But, thirdly, there is constantly an intimation that none of this is entirely random, either: that there is meaning in everything which happens (albeit a meaning that is hidden from us).

She [the Anima] is chaotic urge to live, but besides that something strangely significant also inheres in her, a secret knowledge or concealed wisdom […] behind all the cruel games with human fates is something like a secret purpose, which seems to spring from a superior awareness of the laws of living.


Sie [die Anima] ist zwar chaotischer Lebensdrang, aber daneben haftet ihr ein seltsam Bedeutsames an, etwas wie ein geheimes Wissen oder eine verborgene Weisheit […] hinter all dem grausamen Spiel mit menschlichem Schicksal [steckt etwas] wie eine geheime Absicht, die einer überlegenen Kenntnis der Lebensgesetze zu entsprechen scheint.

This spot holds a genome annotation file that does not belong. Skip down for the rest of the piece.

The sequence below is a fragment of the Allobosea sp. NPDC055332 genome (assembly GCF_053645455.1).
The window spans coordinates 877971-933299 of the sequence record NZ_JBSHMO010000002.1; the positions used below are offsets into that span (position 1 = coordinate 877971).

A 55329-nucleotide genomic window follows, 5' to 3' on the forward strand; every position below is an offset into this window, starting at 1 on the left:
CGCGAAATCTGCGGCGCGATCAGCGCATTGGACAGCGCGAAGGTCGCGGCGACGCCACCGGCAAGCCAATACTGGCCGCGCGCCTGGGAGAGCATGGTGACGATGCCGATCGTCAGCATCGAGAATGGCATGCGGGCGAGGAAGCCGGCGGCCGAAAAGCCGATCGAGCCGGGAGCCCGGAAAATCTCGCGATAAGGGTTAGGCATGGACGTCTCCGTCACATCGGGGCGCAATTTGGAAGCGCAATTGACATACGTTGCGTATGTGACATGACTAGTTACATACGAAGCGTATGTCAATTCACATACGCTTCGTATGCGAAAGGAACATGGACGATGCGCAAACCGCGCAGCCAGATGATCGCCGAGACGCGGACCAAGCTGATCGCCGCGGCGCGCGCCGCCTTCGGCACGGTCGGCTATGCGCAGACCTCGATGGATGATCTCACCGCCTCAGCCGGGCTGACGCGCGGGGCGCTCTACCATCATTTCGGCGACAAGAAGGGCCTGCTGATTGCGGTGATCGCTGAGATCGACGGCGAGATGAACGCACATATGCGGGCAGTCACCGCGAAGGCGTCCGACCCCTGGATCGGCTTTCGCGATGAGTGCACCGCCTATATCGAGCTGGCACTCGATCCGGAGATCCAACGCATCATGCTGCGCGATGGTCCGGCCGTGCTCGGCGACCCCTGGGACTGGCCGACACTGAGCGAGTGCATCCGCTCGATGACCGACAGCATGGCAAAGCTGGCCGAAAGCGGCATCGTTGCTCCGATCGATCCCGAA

GW IX/I, §64.

This intimation is hard to grasp, however; and Jung’s work itself reflects that: whereas the dynamics that shape the Persona and Shadow are outlined with great clarity in his writings (e.g. the Two Essays; GW VII), the connections between Anima and Spirit are rather just gestured at in his later essays, and it appears that he made various attempts from different angles, none of which was entirely satisfactory.